The Bank of Italy has suspended all bank card payments in the Vatican including for tickets to its famous museum until further notice because of a failure to fully implement anti money laundering legislation, Italian media reported on Thursday.
The payments have been suspended since January 1 after the Bank of Italy ordered Deutsche Bank Italia, which handles bank card payments on Vatican territory, to deactivate its terminals because of a lack of authorisation for the transactions.
The Vatican museum, which was visited by five million tourists last year who paid a total of 91.3 million euros ($120 million), will now be asking for payments in cash, La Repubblica daily reported.
The reports quoted Italian central bank sources saying the Vatican does not respect international anti money laundering norms and an Italian-registered bank such as Deutsche Bank Italia can therefore not operate on its territory.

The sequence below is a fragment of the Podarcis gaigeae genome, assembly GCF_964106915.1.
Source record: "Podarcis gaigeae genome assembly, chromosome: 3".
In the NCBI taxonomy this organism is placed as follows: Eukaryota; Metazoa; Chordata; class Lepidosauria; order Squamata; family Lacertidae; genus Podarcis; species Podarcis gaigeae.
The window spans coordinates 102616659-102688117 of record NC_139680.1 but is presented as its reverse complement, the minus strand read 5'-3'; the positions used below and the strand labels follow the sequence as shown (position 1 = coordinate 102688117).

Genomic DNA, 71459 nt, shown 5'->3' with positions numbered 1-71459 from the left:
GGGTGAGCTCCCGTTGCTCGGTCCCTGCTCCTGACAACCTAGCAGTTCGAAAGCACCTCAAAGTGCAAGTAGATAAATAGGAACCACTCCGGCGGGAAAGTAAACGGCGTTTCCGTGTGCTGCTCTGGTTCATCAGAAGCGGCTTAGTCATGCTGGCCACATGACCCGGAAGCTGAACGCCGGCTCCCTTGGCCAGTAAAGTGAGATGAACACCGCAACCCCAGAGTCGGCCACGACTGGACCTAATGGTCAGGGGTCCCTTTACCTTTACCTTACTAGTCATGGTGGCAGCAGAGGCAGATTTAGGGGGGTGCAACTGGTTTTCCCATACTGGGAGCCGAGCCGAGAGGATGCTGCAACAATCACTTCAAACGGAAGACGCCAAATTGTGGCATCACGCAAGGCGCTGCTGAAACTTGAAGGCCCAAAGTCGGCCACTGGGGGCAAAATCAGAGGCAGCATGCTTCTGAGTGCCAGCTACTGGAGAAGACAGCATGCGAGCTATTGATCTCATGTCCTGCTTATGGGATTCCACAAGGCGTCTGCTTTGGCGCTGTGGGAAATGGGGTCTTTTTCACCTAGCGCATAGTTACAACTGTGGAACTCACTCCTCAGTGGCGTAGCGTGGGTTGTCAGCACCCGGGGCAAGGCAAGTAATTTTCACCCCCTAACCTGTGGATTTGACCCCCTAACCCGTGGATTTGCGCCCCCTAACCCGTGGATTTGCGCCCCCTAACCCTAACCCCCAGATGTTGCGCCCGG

The suspension also includes payments at the Vatican pharmacy, the post office and a few ships that operate in the world’s tiniest state.
Vatican spokesman Federico Lombardi said contacts were underway with other operators and the suspension of bank card payments should be “short-lived”, Corriere della Sera reported.
Pope Benedict XVI has vowed greater transparency in Vatican finances and the operations of its bank, the Institute for Works of Religion (IOR), which has been infiltrated by organised crime in the past.
Moneyval, a group of experts from the Council of Europe, said last year that the Vatican had made huge strides in adapting its legislation to new rules but that a lot of work remained to be done.